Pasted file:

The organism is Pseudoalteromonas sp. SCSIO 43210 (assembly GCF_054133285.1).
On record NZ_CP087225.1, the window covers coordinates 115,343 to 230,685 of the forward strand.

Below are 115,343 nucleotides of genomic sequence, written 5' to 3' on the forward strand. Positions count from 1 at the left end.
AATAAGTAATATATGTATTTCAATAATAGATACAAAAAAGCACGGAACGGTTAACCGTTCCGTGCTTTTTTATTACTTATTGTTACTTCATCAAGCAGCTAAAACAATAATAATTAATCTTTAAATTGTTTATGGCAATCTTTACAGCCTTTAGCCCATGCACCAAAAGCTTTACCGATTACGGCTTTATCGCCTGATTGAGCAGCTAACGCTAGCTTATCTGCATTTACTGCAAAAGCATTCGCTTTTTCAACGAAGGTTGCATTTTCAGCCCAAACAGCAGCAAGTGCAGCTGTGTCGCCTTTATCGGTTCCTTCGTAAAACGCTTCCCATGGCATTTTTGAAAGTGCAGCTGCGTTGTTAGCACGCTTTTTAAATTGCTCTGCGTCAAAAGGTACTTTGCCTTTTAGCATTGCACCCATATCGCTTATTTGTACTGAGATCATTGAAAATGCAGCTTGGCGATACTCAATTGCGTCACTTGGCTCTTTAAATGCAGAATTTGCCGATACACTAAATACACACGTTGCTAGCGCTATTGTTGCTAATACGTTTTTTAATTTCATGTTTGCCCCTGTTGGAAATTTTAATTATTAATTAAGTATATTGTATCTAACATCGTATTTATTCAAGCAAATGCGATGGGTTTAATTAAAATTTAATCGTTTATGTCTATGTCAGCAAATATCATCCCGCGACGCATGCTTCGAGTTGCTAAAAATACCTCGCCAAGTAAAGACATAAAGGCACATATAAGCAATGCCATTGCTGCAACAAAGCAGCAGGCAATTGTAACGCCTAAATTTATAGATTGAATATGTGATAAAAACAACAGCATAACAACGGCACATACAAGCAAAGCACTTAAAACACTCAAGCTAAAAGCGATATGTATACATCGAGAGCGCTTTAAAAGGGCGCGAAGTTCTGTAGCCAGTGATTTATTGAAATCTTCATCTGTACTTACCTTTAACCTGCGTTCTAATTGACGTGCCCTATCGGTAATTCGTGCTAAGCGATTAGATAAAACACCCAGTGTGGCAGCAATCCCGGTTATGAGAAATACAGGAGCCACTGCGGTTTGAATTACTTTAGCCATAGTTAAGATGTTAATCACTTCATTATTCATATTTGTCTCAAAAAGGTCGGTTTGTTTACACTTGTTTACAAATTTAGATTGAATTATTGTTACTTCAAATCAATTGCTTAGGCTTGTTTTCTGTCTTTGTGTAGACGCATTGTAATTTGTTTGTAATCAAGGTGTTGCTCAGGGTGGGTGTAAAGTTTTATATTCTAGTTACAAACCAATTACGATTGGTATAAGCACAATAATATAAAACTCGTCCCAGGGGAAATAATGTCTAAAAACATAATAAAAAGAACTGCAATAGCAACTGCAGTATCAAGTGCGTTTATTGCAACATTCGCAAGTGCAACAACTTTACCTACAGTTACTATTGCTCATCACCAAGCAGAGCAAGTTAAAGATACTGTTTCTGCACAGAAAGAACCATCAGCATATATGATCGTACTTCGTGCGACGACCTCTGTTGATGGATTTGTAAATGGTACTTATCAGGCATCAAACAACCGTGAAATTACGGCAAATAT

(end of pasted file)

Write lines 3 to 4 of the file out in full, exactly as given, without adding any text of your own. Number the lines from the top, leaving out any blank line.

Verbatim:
Below are 115,343 nucleotides of genomic sequence, written 5' to 3' on the forward strand. Positions count from 1 at the left end.
AATAAGTAATATATGTATTTCAATAATAGATACAAAAAAGCACGGAACGGTTAACCGTTCCGTGCTTTTTTATTACTTATTGTTACTTCATCAAGCAGCTAAAACAATAATAATTAATCTTTAAATTGTTTATGGCAATCTTTACAGCCTTTAGCCCATGCACCAAAAGCTTTACCGATTACGGCTTTATCGCCTGATTGAGCAGCTAACGCTAGCTTATCTGCATTTACTGCAAAAGCATTCGCTTTTTCAACGAAGGTTGCATTTTCAGCCCAAACAGCAGCAAGTGCAGCTGTGTCGCCTTTATCGGTTCCTTCGTAAAACGCTTCCCATGGCATTTTTGAAAGTGCAGCTGCGTTGTTAGCACGCTTTTTAAATTGCTCTGCGTCAAAAGGTACTTTGCCTTTTAGCATTGCACCCATATCGCTTATTTGTACTGAGATCATTGAAAATGCAGCTTGGCGATACTCAATTGCGTCACTTGGCTCTTTAAATGCAGAATTTGCCGATACACTAAATACACACGTTGCTAGCGCTATTGTTGCTAATACGTTTTTTAATTTCATGTTTGCCCCTGTTGGAAATTTTAATTATTAATTAAGTATATTGTATCTAACATCGTATTTATTCAAGCAAATGCGATGGGTTTAATTAAAATTTAATCGTTTATGTCTATGTCAGCAAATATCATCCCGCGACGCATGCTTCGAGTTGCTAAAAATACCTCGCCAAGTAAAGACATAAAGGCACATATAAGCAATGCCATTGCTGCAACAAAGCAGCAGGCAATTGTAACGCCTAAATTTATAGATTGAATATGTGATAAAAACAACAGCATAACAACGGCACATACAAGCAAAGCACTTAAAACACTCAAGCTAAAAGCGATATGTATACATCGAGAGCGCTTTAAAAGGGCGCGAAGTTCTGTAGCCAGTGATTTATTGAAATCTTCATCTGTACTTACCTTTAACCTGCGTTCTAATTGACGTGCCCTATCGGTAATTCGTGCTAAGCGATTAGATAAAACACCCAGTGTGGCAGCAATCCCGGTTATGAGAAATACAGGAGCCACTGCGGTTTGAATTACTTTAGCCATAGTTAAGATGTTAATCACTTCATTATTCATATTTGTCTCAAAAAGGTCGGTTTGTTTACACTTGTTTACAAATTTAGATTGAATTATTGTTACTTCAAATCAATTGCTTAGGCTTGTTTTCTGTCTTTGTGTAGACGCATTGTAATTTGTTTGTAATCAAGGTGTTGCTCAGGGTGGGTGTAAAGTTTTATATTCTAGTTACAAACCAATTACGATTGGTATAAGCACAATAATATAAAACTCGTCCCAGGGGAAATAATGTCTAAAAACATAATAAAAAGAACTGCAATAGCAACTGCAGTATCAAGTGCGTTTATTGCAACATTCGCAAGTGCAACAACTTTACCTACAGTTACTATTGCTCATCACCAAGCAGAGCAAGTTAAAGATACTGTTTCTGCACAGAAAGAACCATCAGCATATATGATCGTACTTCGTGCGACGACCTCTGTTGATGGATTTGTAAATGGTACTTATCAGGCATCAAACAACCGTGAAATTACGGCAAATAT